The American Petroleum Institute (API) said it will be carefully examining new regulations Canada for the shipment of flammable liquids by rail, but it is already critical of one of the provisions -- a requirement for electronically controlled pneumatic (ECP) brakes.
If you’re like most Americans, you don’t know the signs of stroke. Only 8 percent of those recently surveyed in the American Stroke Association/Ad Council Stroke Awareness Continuous Tracking Study could identify each letter in F.A.S.T., an acronym of the most common stroke warning signs.
A Republic Steel Corp. employee sustained third degree burns on her hand and first degree burns on her face from an arc flash that occurred at the company’s steel manufacturing plant in Blasdell, New York.
The U.S. Bureau of Labor Statistics recently released its final count of workplace fatalities for 2013 (the latest year calculated) showing California’s death toll that year to be 396 — more than one worker killed every day — with 21 more fatalities than in 2012. The 2013 figure is the highest number of deaths since 2009.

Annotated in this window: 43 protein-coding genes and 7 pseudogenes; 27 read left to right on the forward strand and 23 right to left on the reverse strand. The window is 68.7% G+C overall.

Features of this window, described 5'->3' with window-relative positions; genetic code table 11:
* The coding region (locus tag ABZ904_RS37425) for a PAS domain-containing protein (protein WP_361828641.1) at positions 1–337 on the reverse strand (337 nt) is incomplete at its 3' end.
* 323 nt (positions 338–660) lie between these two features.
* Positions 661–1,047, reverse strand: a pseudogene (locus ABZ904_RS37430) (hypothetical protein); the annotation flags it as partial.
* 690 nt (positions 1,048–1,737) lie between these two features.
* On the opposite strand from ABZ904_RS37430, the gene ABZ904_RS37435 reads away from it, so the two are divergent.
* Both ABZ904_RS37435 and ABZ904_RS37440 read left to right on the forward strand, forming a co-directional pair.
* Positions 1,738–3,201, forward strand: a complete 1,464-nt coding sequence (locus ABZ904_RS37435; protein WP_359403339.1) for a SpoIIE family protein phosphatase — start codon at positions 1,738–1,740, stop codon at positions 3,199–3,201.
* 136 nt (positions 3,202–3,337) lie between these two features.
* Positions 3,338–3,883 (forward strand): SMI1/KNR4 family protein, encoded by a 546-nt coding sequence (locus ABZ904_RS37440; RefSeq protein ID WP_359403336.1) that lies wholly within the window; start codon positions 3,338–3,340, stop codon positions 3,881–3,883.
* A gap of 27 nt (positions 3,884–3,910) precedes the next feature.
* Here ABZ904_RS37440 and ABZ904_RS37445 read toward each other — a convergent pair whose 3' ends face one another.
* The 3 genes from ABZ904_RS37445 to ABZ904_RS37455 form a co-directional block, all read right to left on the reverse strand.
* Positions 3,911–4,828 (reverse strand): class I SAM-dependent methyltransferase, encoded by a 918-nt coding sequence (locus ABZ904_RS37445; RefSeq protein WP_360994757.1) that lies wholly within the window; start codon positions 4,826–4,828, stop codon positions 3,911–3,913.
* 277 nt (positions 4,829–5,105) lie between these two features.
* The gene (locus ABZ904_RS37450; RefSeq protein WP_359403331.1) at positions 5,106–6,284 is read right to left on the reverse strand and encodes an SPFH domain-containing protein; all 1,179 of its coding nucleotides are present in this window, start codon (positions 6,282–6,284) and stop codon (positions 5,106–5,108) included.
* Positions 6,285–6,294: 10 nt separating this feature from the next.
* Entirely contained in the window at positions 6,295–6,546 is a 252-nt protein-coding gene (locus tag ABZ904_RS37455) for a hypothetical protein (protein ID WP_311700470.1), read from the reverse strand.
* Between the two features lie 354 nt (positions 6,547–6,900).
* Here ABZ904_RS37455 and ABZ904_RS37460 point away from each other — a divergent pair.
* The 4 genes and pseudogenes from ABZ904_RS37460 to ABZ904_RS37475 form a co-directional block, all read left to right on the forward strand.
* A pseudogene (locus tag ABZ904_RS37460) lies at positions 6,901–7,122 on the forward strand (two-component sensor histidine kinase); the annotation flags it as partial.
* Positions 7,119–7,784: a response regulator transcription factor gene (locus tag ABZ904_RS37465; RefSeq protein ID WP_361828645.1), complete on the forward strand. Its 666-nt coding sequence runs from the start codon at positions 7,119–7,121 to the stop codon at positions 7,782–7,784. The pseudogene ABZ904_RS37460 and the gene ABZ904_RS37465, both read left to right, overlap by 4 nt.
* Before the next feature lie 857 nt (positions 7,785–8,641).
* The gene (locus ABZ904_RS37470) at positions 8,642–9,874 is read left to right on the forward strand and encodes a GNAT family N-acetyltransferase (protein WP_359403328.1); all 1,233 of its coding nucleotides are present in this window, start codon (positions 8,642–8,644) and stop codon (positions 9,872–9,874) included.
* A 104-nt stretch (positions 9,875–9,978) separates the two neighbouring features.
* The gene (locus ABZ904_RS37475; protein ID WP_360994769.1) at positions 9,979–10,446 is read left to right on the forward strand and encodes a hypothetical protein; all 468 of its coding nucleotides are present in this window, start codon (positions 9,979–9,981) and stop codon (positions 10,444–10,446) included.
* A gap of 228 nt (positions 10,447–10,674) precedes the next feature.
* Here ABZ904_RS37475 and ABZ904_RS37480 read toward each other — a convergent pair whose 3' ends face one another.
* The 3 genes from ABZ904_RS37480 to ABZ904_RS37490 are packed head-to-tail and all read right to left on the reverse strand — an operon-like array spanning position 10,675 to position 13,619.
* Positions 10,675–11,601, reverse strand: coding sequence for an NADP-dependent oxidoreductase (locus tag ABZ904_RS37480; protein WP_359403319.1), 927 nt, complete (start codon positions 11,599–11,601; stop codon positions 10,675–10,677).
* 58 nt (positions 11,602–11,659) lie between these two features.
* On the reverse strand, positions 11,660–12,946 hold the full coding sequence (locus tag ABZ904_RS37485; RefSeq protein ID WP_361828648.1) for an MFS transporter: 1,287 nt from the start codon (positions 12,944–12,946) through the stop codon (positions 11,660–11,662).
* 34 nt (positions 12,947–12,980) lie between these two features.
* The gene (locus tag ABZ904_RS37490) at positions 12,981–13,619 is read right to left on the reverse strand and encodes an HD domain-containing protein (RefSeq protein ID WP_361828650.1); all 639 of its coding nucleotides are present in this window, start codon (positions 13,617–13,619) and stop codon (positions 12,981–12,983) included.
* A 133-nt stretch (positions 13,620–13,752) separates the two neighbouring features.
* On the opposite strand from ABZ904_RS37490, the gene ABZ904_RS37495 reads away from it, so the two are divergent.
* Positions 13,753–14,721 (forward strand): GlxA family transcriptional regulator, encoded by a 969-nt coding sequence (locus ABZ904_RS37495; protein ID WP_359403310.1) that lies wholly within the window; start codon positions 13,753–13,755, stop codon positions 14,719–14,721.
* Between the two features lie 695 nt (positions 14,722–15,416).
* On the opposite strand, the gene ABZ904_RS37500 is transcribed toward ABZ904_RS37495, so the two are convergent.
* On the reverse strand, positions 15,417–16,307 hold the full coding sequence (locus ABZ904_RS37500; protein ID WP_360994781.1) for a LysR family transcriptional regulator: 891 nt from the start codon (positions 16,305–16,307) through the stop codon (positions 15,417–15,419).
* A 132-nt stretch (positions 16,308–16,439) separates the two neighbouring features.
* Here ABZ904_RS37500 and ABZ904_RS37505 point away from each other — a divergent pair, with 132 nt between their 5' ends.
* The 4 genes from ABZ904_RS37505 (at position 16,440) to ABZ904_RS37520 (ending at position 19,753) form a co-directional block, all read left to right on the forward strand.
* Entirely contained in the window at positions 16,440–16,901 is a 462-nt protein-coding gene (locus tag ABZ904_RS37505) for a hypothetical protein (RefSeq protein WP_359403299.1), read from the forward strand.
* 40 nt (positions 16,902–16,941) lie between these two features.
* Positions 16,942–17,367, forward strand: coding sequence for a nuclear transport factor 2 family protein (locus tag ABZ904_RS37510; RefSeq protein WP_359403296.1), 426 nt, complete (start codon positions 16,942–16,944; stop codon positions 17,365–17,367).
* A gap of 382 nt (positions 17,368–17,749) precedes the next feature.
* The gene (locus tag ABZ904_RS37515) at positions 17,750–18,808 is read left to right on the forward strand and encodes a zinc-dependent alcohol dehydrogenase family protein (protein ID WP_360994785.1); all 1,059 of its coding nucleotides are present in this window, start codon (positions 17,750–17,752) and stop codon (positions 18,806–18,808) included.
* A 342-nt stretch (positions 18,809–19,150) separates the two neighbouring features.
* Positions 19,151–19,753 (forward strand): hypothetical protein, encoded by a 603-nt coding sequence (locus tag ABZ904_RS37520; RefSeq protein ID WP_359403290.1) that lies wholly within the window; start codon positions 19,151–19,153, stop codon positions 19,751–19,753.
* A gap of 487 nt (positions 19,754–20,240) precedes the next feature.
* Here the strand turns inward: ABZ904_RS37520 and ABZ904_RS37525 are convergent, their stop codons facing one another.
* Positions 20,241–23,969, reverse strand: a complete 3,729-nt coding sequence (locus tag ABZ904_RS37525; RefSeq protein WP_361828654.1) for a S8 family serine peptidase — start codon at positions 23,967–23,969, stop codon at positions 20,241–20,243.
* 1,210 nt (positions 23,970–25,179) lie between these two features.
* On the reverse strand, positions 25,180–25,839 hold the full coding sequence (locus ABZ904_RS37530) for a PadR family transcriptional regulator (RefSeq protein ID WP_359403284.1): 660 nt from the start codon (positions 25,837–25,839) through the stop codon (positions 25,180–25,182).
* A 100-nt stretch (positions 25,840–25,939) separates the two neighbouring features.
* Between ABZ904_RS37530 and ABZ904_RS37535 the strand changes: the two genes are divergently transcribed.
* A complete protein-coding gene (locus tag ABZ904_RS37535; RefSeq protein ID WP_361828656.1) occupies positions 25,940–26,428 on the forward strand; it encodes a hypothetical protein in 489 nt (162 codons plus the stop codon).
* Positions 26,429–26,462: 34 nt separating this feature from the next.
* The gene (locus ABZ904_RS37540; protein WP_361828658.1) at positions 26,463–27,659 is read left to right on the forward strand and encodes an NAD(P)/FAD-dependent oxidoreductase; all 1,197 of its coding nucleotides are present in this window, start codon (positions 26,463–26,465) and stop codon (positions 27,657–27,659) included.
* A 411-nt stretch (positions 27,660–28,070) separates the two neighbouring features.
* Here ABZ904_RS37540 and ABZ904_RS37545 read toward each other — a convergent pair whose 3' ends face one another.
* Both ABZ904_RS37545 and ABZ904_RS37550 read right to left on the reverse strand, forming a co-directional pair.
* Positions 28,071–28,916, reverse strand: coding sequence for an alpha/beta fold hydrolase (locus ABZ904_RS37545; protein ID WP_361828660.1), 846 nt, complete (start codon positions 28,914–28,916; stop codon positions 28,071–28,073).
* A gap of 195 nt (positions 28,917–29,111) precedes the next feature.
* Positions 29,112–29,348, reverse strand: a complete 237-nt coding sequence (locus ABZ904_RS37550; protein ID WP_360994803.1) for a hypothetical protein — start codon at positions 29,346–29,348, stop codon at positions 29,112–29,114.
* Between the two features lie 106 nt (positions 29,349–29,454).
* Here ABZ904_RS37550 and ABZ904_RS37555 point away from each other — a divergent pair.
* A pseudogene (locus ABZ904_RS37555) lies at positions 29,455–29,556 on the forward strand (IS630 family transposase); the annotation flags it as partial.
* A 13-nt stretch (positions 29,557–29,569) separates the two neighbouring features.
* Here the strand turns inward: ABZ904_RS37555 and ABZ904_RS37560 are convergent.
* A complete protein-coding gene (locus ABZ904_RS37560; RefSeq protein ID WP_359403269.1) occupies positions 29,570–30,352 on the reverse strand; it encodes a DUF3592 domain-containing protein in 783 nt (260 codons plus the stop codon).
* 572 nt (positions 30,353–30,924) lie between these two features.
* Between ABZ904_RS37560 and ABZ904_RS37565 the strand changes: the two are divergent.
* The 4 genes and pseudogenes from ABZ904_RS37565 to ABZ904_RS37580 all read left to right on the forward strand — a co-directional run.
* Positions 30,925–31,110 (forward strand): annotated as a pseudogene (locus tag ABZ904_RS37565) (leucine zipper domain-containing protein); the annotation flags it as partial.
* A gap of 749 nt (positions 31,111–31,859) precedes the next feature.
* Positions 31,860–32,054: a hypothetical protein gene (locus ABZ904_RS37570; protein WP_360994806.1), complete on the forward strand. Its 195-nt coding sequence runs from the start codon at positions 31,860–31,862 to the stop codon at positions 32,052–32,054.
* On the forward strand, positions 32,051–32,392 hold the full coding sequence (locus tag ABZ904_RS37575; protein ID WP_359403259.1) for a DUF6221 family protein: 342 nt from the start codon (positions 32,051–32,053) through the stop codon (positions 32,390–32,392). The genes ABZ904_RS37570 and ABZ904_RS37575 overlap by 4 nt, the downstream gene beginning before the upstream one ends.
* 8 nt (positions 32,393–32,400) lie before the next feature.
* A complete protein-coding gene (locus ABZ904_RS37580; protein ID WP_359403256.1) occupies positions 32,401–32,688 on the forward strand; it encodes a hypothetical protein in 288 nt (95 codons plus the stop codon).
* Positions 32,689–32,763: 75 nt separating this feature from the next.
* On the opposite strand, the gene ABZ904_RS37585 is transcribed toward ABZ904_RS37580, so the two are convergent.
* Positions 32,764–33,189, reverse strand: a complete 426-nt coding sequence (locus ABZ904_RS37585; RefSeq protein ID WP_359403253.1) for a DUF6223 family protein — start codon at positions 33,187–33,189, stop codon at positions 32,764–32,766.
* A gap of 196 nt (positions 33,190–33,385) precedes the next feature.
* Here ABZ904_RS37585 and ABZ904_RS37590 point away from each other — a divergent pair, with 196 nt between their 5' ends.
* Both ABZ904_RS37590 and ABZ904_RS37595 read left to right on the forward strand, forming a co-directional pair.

Both safety advocates and the railroad industry are expressing disappointment with new rules announced Friday by the U.S. Department of Transportation that are intended improve the safety of rail tank cars carrying crude oil and other flammable liquids.
Florjan Nilaj and Gazmend Vukaj left their Michigan homes and traveled 260 miles south to Oxford, Ohio for a commercial painting job, never thinking that Oct. 24, 2014, might be the last day of their lives.
Workers Memorial Day produced a series of occupational safety reports and suggestions for initiatives, as well as events for remembering workers who died on – or as a result of – the job. Additionally, teen worker safety and fatigue-caused train accident were among the week’s top EHS- related stories featured on ISHN.com this week.
The Occupational Safety and Health Administration today issued a final rule to increase protections for construction workers in confined spaces. “This rule will provide construction workers with protections already afforded to workers in manufacturing and general industry, with some differences tailored to the construction industry,” said OSHA chief David Michaels, who predicted that it will prevent 800 serious injuries and save five lives a year.